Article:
Living with the Lump

When I was diagnosed with breast cancer in the spring of 2005, there was no lump.  I had a widespread case of DCIS, which my surgeon informed me was like “looking for salt in a mound of mashed potatoes.”

In fact I confess, that despite all the education out there . . . . thank you Susan G. Komen, the reminders in my ob/gyn offices to perform monthly breast exams, and the you can’t avoid it Pink Ribbon campaigns everywhere in October,  I have never performed a full breast exam on myself, because the fact is I am terrified that one day, I will find one . . . a lump that is.

And so I depend on my husband, who knows my breasts better than I to perform this exam for me.  And he does so with tenderness and great respect for this tissue which nourished five children.

I have never had a lump.  Thank God.  I hope I never do.  So I cannot imagine the terror when Pink Fund Blogger Amy Rauch Nielson found her second lump and learned it could not just be surgically removed, but instead shrunk.

In the meantime, she is learning to live with the lump.  Here’s how she feels:

Last time is so different from this time.

The first time I was diagnosed with breast cancer was in March 2006. I was a Stage 1; the lump was the size of a blueberry and extensive testing, including a Sentinel Node biopsy, showed that, thank God, the lump was contained to my left breast.

I had a protocol of treatment that felt intuitive. It was through a lumpectomy on March 3, 2006 and the subsequent biopsy results that the margins around my tumor were declared “clear.”

Still, because I am BRCA 1 positive and the likelihood of a new primary was statistically quite high, I opted for a double mastectomy on April 14, 2006. Then, as “insurance” against the possibility that there was a rogue cell or two lying in wait someplace in my body, I opted for the recommended four doses of chemotherapy

I began my protocol of Adriamycin and Cytoxan on May 31, 2006. I was done by July 28, 2006. I knew I would be. My schedule was pre-set – every third Tuesday, four chemotherapy treatments total. I could count the days, cross them off on the calendar, feel myself getting closer and closer to the end of treatment and the beginning of my new, cancer-free life. But best of all, I knew that the cancer was gone from my body and that all of the additional treatments I was undergoing were “just to make sure.”

This time around is so counter-intuitive. I’m not saying that the treatment I’m on is anything but what it should be. It definitely IS as it should be and I am grateful to have it. The protocol just feels odd and takes some getting used to.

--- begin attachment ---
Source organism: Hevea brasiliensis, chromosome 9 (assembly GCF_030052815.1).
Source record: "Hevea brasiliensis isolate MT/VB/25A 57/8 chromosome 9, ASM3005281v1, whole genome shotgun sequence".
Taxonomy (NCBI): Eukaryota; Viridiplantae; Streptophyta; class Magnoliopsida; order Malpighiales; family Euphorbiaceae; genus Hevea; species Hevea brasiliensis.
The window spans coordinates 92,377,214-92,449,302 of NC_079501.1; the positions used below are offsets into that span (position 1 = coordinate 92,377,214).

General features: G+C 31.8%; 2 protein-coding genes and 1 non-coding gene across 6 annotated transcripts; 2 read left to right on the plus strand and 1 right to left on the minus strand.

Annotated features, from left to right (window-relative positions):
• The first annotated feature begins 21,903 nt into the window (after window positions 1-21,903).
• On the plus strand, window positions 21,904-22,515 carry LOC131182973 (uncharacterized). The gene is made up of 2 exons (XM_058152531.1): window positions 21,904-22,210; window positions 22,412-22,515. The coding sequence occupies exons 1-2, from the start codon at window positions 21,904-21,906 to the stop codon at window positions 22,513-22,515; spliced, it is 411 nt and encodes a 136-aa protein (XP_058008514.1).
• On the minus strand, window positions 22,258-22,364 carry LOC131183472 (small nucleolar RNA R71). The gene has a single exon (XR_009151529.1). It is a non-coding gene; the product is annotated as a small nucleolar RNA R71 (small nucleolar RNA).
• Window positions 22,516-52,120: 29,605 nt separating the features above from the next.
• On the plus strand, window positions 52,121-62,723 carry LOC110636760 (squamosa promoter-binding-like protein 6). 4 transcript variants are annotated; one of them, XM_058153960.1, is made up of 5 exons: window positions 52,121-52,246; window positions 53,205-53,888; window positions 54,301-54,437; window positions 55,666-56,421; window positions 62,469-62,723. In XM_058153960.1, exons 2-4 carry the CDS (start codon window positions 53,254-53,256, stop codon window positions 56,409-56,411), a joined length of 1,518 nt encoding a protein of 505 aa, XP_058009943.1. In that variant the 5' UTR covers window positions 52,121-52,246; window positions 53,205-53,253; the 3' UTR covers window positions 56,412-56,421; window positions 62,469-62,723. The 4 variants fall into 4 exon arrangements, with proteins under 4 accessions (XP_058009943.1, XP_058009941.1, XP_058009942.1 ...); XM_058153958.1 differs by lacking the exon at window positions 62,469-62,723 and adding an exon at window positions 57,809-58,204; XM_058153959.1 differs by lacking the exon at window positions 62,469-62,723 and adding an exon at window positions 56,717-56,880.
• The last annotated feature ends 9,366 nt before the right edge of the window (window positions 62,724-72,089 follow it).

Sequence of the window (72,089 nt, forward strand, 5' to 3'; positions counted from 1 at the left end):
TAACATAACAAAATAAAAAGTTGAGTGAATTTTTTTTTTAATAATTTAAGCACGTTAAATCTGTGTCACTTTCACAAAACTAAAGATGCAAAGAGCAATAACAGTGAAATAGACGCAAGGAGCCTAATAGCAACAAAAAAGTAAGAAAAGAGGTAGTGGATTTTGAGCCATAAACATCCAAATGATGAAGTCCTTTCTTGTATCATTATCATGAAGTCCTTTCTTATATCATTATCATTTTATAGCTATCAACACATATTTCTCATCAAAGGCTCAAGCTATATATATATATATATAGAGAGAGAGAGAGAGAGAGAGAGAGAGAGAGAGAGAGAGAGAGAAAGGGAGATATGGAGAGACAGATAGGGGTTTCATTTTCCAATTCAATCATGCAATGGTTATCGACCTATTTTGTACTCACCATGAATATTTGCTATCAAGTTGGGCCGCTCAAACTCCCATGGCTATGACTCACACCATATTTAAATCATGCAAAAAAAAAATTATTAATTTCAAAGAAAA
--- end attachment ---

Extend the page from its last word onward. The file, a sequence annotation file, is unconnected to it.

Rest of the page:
Because I was diagnosed as a Stage 4 this past January, with metastasis in my breast lymph nodes and both my lungs, chemotherapy comes first, surgery later. I understand the logic. First we treat and get rid of the metastatic breast cancer in my nodes and lungs, because that’s where the true danger lies — in its ability to continue on and even spread. Then we go for the lump in my breast.

Neoadjuvant Chemotherapy

This approach, I’ve learned, is called neoadjuvant chemotherapy – chemotherapy that is given before surgery to help shrink the tumor(s) before removal. Once we’re “down to the last tumor,” – which will likely and hopefully be the one in my left breast that started this whole thing – the surgeon will go in, remove my left breast implant, and get rid of that lump. Then, I’ll go through a series of radiation treatments to make sure we got every last cell

That’s when the lump in my left breast will be gone for sure. And I’m so looking forward to that day. Because even though I understand the course of my treatment, it is psychologically difficult to walk around with a lump in your breast every day, knowing full well that this hard tumor the size of a shooter marble is cancer.

I feel it. I know it’s there. I want it gone.

All things in their time.

Copyright 2011, Amy Rauch Neilson

Advertisements
Leave a comment

Leave a Reply

Fill in your details below or click an icon to log in:

WordPress.com Logo

You are commenting using your WordPress.com account. Log Out / Change )

Twitter picture

You are commenting using your Twitter account. Log Out / Change )

Facebook photo

You are commenting using your Facebook account. Log Out / Change )

Google+ photo

You are commenting using your Google+ account. Log Out / Change )

Connecting to %s

  • Blog Topics

  • The Pink Fund

  • Pink Fund Tweets

  • Pink Fund Blog Archives

%d bloggers like this: